Meeting Abstract

40.5  Thursday, Jan. 5  From a Seed Predator to a High-Quality Seed Disperser: The tale of Acomys cahirinus and Ochradenus baccatus SAMUNI-BLANK, M.*; IZHAKI, I.; DEARING, M.D.; ARAD, Z.; Technion, Haifa, Israel; Univ. of Haifa, Haifa, Israel; Univ. of Utah, Salt Lake City; Technion, Haifa, Israel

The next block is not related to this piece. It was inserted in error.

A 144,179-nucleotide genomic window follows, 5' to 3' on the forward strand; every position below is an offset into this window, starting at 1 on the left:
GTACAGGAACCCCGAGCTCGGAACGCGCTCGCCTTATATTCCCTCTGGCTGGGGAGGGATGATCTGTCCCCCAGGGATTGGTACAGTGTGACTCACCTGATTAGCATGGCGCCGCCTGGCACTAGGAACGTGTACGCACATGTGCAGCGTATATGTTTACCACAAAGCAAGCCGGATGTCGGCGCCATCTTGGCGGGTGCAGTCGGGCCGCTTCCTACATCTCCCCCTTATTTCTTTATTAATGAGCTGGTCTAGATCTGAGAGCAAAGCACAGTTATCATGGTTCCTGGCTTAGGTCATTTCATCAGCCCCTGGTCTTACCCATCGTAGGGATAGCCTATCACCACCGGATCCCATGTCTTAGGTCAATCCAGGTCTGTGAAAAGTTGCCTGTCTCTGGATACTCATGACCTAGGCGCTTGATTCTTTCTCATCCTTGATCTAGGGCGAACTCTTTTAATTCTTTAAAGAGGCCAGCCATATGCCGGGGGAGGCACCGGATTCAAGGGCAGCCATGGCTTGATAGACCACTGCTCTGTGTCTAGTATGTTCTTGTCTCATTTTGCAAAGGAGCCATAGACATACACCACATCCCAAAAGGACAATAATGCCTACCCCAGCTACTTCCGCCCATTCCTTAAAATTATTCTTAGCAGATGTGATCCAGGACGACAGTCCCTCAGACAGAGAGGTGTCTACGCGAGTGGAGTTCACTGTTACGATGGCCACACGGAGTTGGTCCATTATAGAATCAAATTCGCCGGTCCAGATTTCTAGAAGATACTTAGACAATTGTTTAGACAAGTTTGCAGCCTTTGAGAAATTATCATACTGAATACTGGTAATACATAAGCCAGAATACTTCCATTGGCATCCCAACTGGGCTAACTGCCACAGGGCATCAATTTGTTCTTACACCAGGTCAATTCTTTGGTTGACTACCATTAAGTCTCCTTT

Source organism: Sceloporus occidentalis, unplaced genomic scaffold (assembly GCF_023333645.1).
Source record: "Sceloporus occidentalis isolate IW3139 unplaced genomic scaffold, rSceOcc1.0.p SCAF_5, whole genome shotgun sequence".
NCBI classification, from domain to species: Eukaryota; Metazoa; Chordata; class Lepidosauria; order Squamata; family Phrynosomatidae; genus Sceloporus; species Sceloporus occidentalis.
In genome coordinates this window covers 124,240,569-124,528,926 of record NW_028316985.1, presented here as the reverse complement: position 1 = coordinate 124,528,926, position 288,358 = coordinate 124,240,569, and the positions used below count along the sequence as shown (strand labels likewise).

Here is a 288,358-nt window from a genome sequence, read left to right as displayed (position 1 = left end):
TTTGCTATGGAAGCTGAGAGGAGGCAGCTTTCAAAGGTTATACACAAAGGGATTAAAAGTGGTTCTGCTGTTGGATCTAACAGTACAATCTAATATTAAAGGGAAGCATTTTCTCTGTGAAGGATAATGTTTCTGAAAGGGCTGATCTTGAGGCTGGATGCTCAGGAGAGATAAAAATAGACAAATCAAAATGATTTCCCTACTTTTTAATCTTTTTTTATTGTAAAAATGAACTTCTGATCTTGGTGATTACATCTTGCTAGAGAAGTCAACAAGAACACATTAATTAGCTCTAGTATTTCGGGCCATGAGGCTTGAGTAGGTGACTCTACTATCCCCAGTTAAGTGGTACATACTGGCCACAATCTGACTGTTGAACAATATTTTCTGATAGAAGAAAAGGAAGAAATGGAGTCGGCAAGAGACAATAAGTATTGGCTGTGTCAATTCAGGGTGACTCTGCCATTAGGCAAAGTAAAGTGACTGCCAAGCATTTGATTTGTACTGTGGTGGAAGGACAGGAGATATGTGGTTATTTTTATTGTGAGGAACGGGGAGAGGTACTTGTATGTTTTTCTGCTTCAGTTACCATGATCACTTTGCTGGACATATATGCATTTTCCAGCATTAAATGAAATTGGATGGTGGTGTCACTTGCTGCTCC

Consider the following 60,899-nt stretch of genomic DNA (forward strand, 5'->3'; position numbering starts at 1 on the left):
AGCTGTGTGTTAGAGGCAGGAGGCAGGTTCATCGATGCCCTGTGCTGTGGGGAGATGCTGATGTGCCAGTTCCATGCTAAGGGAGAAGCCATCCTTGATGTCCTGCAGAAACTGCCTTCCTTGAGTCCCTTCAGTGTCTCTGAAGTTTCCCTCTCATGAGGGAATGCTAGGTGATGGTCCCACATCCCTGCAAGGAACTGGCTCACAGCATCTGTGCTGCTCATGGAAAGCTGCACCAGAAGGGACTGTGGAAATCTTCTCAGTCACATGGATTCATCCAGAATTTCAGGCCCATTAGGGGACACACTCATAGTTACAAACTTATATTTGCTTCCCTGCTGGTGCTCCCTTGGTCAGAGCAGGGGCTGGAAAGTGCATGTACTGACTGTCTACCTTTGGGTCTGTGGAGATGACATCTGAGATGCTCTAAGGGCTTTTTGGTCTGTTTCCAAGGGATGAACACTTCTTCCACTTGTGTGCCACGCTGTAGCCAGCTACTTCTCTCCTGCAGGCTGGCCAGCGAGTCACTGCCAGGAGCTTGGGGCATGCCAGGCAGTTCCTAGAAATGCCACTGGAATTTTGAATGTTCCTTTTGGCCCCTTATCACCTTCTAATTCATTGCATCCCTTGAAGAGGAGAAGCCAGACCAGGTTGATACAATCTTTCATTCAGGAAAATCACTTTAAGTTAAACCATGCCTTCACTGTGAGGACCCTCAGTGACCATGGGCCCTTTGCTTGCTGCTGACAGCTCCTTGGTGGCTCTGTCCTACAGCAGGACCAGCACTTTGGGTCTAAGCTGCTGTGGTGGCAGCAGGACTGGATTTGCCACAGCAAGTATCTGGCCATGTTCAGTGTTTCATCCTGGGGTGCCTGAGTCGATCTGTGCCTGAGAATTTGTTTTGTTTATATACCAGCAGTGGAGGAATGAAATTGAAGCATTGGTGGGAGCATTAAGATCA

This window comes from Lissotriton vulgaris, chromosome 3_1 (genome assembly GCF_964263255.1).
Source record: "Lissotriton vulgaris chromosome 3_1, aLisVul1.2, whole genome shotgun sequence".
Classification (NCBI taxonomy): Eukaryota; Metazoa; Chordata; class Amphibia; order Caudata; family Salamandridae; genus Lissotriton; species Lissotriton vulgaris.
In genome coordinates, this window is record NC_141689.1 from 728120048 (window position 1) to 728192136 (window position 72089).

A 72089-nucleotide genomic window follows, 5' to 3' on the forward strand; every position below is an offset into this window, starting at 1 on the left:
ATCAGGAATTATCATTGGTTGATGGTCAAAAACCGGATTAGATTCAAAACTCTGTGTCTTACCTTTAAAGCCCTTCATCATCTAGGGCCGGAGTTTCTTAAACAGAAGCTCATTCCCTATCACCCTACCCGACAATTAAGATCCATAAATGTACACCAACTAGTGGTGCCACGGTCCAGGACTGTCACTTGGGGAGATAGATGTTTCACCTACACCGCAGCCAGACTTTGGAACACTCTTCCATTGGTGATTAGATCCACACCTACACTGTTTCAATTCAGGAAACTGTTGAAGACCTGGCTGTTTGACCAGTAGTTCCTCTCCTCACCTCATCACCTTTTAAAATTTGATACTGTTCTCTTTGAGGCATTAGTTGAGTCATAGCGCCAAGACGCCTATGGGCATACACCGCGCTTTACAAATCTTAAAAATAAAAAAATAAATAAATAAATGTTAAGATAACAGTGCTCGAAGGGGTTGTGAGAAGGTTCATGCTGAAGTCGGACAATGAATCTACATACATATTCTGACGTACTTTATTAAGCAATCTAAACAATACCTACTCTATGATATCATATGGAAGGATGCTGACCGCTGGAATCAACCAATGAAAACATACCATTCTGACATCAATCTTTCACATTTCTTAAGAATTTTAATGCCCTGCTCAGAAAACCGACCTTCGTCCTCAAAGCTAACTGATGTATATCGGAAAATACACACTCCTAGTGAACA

The ripe fruits of many plants contain plant secondary metabolites (PSMs) in concentrations that could be toxic to vertebrates. The directed-deterrence hypothesis (DDH) states that PSMs in ripe fruit are deterrents for seed predators, but have no or little toxic effect on seed dispersers. Acomys cahirinus is a murid rodent usually described as a predominantly seed predator, sharing its habitat with the Ochradenus baccatus bush in the Israeli desert. In this study, observations on captive individuals, backed by field observations, revealed A. cahirinus as a high-quality seed disperser that: (1) carries the whole fruit cluster away from the parent plant, (2) consumes an average of six fruits per minute, (3) eats only pulp and expectorates the majority (73.8%) of the seeds undamaged, (4) expectorates seeds that have a germination success (74.4%) similar to that of seeds manually separated from the pulp, (5) consumes the fruits mainly between the rocks, a location that may provide favorable conditions for seedling establishment. We suggest that this unique behavior is the result of the presence of PSMs in O. baccatus fruits. Glucosinolates (GLSs) located mainly in the pulp of O. baccatus are activated upon mechanical injury to the seeds by the enzyme myrosinase. These activated GLSs are known to generate considerable physiological effects on mammals. The compartmentalization of the GLSs and myrosinase in O. baccatus fruits may shape the interaction between O. baccatus and A. cahirinus. Thus, in agreement with the DDH, the PSMs in O. baccatus may have transformed the role of A. cahirinus from a seed predator to a high-quality seed disperser by modifying its feeding behavior.